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Lenders to Aircel, Reliance Communications hope for faster resolution

Lenders to bankrupt wire­less telephone com­panies, Aircel and Reliance Communications, are pinning their hopes on the Reserve Bank of India’s (RBI’s) panel report recommending asset resolution companies (ARCs) to bid for companies undergoing bankruptcy process.

With the next hearing of the Aircel debt resolution in Delhi High Court set for the third week in November, lenders are hoping the dispute will end soon.

The RBI panel report released on November 2 has recommended that ARCs should be allowed to bid for bankruptcy cases under the Insolvency and Bankruptcy Code (IBC) 2016 via securities trusts or Alternate Investment Fund structures.

“The RBI has to file its reply to the Delhi HC by November third week and the panel report will be brought to the court’s attention by the parties,” said a bank official. Under the present regulatory framework, the RBI has the power to allow ARCs to bid for the assets, according to the panel report, the official said.

UV ARC, which emerged as the highest bidder to takeover Aircel and Reliance Communications, was not allowed to go ahead as the RBI had earlier objected to the Aircel acquisition saying the ARCs cannot acquire bankrupt companies under the IBC laws. UV ARC had moved the Delhi HC in November last year against the RBI’s notice warning of possible cancellation of the ARC’s registration over its move to acquire Aircel. Since then, the matter was pending in court.

Lenders have Rs 20,000 crore exposure to Aircel and the company also owes an additional Rs 14,000 crore to the Indian government as adjusted gross revenue (AGR) dues. UV ARC emerged as the highest bidder for Reliance Comm­unications, too, whose debt resolution is pending with the National Company Law Appellate Tribunal (NCLAT) on the dispute over spectrum dues payable to the government.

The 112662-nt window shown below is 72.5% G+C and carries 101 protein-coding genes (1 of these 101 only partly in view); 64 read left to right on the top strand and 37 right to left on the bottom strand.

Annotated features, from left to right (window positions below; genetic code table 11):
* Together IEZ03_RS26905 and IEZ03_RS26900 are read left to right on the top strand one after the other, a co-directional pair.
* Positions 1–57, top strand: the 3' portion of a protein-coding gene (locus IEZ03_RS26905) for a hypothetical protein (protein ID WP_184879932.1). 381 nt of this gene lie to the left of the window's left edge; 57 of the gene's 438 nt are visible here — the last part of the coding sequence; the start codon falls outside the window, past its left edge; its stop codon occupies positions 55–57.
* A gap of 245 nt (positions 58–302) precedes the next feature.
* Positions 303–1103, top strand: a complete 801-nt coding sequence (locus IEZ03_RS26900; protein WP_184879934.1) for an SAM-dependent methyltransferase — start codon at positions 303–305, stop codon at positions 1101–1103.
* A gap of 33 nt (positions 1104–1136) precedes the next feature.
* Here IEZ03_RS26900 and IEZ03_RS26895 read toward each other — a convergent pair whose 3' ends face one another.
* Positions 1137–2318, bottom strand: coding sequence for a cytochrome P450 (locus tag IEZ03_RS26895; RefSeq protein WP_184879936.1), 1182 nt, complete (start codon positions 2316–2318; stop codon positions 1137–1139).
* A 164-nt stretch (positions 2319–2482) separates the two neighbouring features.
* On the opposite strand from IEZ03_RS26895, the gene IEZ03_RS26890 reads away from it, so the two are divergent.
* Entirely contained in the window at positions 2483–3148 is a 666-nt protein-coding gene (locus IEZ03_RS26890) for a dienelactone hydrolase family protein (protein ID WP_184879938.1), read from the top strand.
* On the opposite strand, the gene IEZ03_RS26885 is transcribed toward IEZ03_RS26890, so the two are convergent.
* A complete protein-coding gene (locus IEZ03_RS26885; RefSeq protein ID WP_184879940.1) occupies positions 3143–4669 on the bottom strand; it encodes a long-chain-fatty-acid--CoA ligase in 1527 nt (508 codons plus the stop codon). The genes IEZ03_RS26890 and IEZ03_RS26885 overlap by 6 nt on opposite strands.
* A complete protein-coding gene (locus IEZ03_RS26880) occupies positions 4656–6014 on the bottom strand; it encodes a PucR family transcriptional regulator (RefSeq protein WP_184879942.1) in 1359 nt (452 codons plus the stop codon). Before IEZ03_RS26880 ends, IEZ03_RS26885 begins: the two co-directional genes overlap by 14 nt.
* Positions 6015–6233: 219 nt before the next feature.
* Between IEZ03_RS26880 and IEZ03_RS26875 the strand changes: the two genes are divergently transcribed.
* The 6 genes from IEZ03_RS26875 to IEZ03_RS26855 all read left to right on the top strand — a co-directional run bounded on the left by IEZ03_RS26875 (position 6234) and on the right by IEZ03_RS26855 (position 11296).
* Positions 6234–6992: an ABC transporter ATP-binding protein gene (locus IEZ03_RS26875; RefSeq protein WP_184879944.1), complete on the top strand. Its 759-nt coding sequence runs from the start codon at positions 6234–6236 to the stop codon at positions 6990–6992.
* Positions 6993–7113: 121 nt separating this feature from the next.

Lenders have Rs 45,000 crore exposure to Reliance Communications and the company has to also pay Rs 30,837 crore as AGR dues till and March 2020 and has provided for an additional charge of Rs 4,713 crore for the year ended March 31 this year, according to its annual report.

The RBI panel, which had reviewed the role of ARCs in resolution of stressed assets, has said ARCs may be allowed to participate in IBC as a resolution applicant either through their SR (securities receipts) trust or through the AIF (alternative investment funds) sponsored by them. This is subject to the condition that AUM (asset under management) by the ARC acquired through AIF and IBC should not together exceed the AUM acquired via SR issuance at any time, the panel said.

As of now, the ARCs as secured creditors are allowed to resolve their financial assets through the IBC process, but the current regulatory framework does not allow them to bid as resolution applicants or bidders under the IBC.

The main rationale was that the legal and regulatory design of ARCs is focused on recovery of debt from the borrower and not on resolution of the borrower’s insolvency. At the same time, the Act does provide tools to ARCs which could be used for insolvency resolution (example, change in/takeover of management, debt to equity conversion, etc). However, ARCs in general, have not been using these tools.

The panel said the regulations should allow ARCs to also use the IBC framework. The report said expertise acquired through IBC in resolving borrower insolvency will help ARCs in maximising recovery of dues. However, the ARC should remain asset-light in order to avoid conflict of interest in resolution of assets acquired in the trusts managed by them as compared to assets acquired in their own balance sheet. Business Standard

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